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The Secret Life of Madame Vanderbilt

The Tragedies & Triumphs of a Middle-aged Heroine (a writer's challenging journey towards publication

(page 2 of 3)

Although Bill is one of THE Vanderbilts, descended from Commodore Cornelius Vanderbilt, 6th generation, the two have chosen to lead fairly normal lives. They’ve always worked (eg., teaching, running Wood River Nordic and Bigwood Ski Touring Center), or been busy with community volunteer projects and other good works through their Family Foundation in places like Nepal, Tibet, Haiti, Honduras and the U.S.

When they moved to Ketchum in 1982, Vanderbilt returned to her first love, writing. She searched for an agent to represent her novel Yesterday’s Woman (a “sort of science-fiction book” about a woman who has blackouts that transport her back in time.) But then a sudden turn in life put a halt to her literary dreams.

The Vanderbilts love backpacking and were exploring the canyons of southeastern Utah when Annie fell from a cliff. Bill hiked out to get help. After an agonizing 24 hours alone in great pain, she heard a helicopter. “There was Bill. It was just so amazing to be alive.” Doctors told the athletic Vanderbilt she would lose her foot and never walk again.

photograph: Bill VanderbiltBut she didn’t lose her foot and although enduring five surgeries, her spirit never gave out. “I grew up overnight. I had a lot more wisdom and was more aware of my inner strengths after that. I thought I was going to die that night so I realized what mattered. I didn’t care if I had a book published. All I thought about were Bill, my family and friends. That was it. Period. I learned what was important at the age of 35. Usually you don’t learn what actually matters until you’re old. That was the gift of the accident. Plus it took my relationship with Bill right down to bedrock. He saved my life. We thought we’d lost each other. After that we knew we’d be together forever.”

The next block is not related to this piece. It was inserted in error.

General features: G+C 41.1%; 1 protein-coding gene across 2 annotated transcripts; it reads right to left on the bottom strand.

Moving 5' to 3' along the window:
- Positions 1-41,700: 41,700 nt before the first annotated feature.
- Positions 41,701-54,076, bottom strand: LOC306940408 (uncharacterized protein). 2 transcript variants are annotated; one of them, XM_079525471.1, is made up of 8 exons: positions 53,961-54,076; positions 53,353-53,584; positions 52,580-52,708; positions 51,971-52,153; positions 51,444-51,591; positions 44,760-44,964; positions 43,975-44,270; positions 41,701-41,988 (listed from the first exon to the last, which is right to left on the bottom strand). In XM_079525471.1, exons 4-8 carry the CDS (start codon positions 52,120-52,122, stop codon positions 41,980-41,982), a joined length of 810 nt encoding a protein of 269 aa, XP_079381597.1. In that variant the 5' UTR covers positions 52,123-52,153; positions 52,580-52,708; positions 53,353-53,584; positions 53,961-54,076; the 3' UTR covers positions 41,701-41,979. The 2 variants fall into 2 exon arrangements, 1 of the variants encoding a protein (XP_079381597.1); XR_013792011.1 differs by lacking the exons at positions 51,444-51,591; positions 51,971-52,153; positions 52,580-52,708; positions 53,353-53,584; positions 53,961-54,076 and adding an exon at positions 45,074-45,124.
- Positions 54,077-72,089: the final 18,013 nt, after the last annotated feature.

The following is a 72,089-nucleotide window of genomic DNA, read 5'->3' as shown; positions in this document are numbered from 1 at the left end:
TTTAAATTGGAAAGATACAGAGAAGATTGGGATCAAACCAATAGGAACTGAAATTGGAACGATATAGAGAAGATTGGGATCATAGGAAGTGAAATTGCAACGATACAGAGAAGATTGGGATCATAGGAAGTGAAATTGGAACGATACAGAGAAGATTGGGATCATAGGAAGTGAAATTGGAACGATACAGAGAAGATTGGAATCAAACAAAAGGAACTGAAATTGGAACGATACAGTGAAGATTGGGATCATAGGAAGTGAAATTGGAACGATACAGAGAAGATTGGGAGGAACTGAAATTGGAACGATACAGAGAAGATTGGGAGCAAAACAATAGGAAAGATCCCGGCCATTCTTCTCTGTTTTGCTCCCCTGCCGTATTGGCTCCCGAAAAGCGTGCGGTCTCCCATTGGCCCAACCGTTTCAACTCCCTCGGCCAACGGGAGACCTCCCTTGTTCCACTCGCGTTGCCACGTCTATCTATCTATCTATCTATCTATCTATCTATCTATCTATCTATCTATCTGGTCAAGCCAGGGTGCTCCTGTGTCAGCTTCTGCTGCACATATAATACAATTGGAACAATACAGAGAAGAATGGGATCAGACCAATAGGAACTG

Because the couple couldn’t continue their beloved backpacking, they took up another hobby—biking. Beginning gradually, they ended up triumphantly taking a year off to bike first from the northern tip of Norway to the Rock of Gibraltar, then the length of Japan, and finally New Zealand tip to tip. “We biked about 12,500 miles that year. Pedaling polished the shattered joint and created a healthier ankle. She could walk again without a cane.

“When I came back from that trip in 1991, I sat down and started writing Gathering Speed,” a nonfiction story of their four-month bike trip across Japan, interwoven with the story of her accident. The book was snapped up by a literary agent but never sold because it was in two different categories in the bookstore—survival and travel.

“The minute I finished Gathering Speed I started writing The Secret Papers of Madame Olivetti in 1994.” (Madame Olivetti, by the way, is the Olivetti typewriter Lily Crisp uses to type her memoirs.) The book took 10 years because during that time Vanderbilt became part-time caretaker for her aging parents. That experience added depth and layers to the book as well as to her life, she says. >>>

 

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Oct 27, 2011 08:54 pm
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